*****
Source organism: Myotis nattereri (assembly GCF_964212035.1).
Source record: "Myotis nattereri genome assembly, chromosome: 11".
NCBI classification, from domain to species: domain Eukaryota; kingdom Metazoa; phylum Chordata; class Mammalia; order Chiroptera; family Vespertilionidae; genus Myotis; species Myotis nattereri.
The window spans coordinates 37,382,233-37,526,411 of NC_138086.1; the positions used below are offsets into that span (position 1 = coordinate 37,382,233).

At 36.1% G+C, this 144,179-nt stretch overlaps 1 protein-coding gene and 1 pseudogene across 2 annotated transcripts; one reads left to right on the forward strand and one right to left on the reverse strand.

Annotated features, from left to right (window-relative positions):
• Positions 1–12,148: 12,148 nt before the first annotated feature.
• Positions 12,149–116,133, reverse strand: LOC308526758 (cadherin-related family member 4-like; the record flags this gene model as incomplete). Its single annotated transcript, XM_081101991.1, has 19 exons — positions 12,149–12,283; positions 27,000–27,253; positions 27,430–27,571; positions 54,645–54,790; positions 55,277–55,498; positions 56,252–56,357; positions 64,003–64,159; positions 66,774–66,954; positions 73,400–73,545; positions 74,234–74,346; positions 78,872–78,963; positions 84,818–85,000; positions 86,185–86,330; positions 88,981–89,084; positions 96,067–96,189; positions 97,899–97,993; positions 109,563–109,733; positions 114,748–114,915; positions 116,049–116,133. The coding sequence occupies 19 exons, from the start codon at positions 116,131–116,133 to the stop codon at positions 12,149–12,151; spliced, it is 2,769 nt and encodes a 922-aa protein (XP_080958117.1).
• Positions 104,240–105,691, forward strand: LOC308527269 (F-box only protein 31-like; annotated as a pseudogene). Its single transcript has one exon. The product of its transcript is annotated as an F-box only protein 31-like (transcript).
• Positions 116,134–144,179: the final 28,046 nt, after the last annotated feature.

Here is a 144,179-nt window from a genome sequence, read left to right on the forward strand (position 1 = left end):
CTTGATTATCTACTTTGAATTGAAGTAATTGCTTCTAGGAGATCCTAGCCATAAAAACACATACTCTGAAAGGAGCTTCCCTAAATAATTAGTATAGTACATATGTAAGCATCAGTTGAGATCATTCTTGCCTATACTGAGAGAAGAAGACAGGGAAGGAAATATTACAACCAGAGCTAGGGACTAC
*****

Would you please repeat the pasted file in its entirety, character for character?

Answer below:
Source organism: Myotis nattereri (assembly GCF_964212035.1).
Source record: "Myotis nattereri genome assembly, chromosome: 11".
NCBI classification, from domain to species: domain Eukaryota; kingdom Metazoa; phylum Chordata; class Mammalia; order Chiroptera; family Vespertilionidae; genus Myotis; species Myotis nattereri.
The window spans coordinates 37,382,233-37,526,411 of NC_138086.1; the positions used below are offsets into that span (position 1 = coordinate 37,382,233).

At 36.1% G+C, this 144,179-nt stretch overlaps 1 protein-coding gene and 1 pseudogene across 2 annotated transcripts; one reads left to right on the forward strand and one right to left on the reverse strand.

Annotated features, from left to right (window-relative positions):
• Positions 1–12,148: 12,148 nt before the first annotated feature.
• Positions 12,149–116,133, reverse strand: LOC308526758 (cadherin-related family member 4-like; the record flags this gene model as incomplete). Its single annotated transcript, XM_081101991.1, has 19 exons — positions 12,149–12,283; positions 27,000–27,253; positions 27,430–27,571; positions 54,645–54,790; positions 55,277–55,498; positions 56,252–56,357; positions 64,003–64,159; positions 66,774–66,954; positions 73,400–73,545; positions 74,234–74,346; positions 78,872–78,963; positions 84,818–85,000; positions 86,185–86,330; positions 88,981–89,084; positions 96,067–96,189; positions 97,899–97,993; positions 109,563–109,733; positions 114,748–114,915; positions 116,049–116,133. The coding sequence occupies 19 exons, from the start codon at positions 116,131–116,133 to the stop codon at positions 12,149–12,151; spliced, it is 2,769 nt and encodes a 922-aa protein (XP_080958117.1).
• Positions 104,240–105,691, forward strand: LOC308527269 (F-box only protein 31-like; annotated as a pseudogene). Its single transcript has one exon. The product of its transcript is annotated as an F-box only protein 31-like (transcript).
• Positions 116,134–144,179: the final 28,046 nt, after the last annotated feature.

Here is a 144,179-nt window from a genome sequence, read left to right on the forward strand (position 1 = left end):
CTTGATTATCTACTTTGAATTGAAGTAATTGCTTCTAGGAGATCCTAGCCATAAAAACACATACTCTGAAAGGAGCTTCCCTAAATAATTAGTATAGTACATATGTAAGCATCAGTTGAGATCATTCTTGCCTATACTGAGAGAAGAAGACAGGGAAGGAAATATTACAACCAGAGCTAGGGACTAC